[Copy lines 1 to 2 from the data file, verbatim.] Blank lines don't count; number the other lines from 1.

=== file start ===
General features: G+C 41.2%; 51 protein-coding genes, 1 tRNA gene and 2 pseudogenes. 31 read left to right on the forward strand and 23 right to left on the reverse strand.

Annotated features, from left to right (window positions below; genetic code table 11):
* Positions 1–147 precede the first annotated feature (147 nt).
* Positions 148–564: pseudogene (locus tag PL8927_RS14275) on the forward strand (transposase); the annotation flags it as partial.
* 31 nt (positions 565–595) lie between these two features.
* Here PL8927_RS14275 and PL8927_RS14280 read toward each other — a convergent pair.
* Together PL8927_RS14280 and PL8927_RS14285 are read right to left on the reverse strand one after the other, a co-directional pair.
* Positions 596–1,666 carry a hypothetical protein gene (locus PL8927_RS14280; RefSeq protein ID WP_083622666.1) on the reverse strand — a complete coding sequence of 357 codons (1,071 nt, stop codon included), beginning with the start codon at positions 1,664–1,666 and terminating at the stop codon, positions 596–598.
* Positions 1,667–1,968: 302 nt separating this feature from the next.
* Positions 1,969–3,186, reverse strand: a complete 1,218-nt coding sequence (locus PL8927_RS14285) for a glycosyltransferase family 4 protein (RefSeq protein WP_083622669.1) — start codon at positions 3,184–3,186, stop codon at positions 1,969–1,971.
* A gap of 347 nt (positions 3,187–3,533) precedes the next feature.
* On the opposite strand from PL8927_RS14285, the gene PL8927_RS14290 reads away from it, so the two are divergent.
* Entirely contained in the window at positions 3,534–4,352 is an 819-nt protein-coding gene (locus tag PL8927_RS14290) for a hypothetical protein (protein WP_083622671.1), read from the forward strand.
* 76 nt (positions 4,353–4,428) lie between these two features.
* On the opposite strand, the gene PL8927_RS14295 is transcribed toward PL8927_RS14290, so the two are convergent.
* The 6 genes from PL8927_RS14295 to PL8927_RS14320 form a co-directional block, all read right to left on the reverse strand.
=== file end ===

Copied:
General features: G+C 41.2%; 51 protein-coding genes, 1 tRNA gene and 2 pseudogenes. 31 read left to right on the forward strand and 23 right to left on the reverse strand.

Annotated features, from left to right (window positions below; genetic code table 11):